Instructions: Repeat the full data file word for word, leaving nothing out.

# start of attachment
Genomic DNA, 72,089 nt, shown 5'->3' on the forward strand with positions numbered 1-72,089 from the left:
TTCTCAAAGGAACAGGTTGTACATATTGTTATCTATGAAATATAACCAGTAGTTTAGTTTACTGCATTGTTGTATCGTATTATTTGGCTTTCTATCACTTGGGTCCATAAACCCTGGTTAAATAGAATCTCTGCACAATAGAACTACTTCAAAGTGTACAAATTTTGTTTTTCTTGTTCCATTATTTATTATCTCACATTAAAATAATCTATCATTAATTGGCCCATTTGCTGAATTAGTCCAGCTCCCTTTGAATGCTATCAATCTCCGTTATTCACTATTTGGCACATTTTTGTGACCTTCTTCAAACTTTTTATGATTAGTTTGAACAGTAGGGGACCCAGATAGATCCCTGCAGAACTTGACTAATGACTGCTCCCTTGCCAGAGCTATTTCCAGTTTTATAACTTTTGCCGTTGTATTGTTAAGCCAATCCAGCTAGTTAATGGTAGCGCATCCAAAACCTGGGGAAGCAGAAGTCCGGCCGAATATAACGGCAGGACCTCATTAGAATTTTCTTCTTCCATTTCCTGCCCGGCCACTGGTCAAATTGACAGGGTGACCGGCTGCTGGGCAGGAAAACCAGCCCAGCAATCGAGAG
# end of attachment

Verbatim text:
Genomic DNA, 72,089 nt, shown 5'->3' on the forward strand with positions numbered 1-72,089 from the left:
TTCTCAAAGGAACAGGTTGTACATATTGTTATCTATGAAATATAACCAGTAGTTTAGTTTACTGCATTGTTGTATCGTATTATTTGGCTTTCTATCACTTGGGTCCATAAACCCTGGTTAAATAGAATCTCTGCACAATAGAACTACTTCAAAGTGTACAAATTTTGTTTTTCTTGTTCCATTATTTATTATCTCACATTAAAATAATCTATCATTAATTGGCCCATTTGCTGAATTAGTCCAGCTCCCTTTGAATGCTATCAATCTCCGTTATTCACTATTTGGCACATTTTTGTGACCTTCTTCAAACTTTTTATGATTAGTTTGAACAGTAGGGGACCCAGATAGATCCCTGCAGAACTTGACTAATGACTGCTCCCTTGCCAGAGCTATTTCCAGTTTTATAACTTTTGCCGTTGTATTGTTAAGCCAATCCAGCTAGTTAATGGTAGCGCATCCAAAACCTGGGGAAGCAGAAGTCCGGCCGAATATAACGGCAGGACCTCATTAGAATTTTCTTCTTCCATTTCCTGCCCGGCCACTGGTCAAATTGACAGGGTGACCGGCTGCTGGGCAGGAAAACCAGCCCAGCAATCGAGAG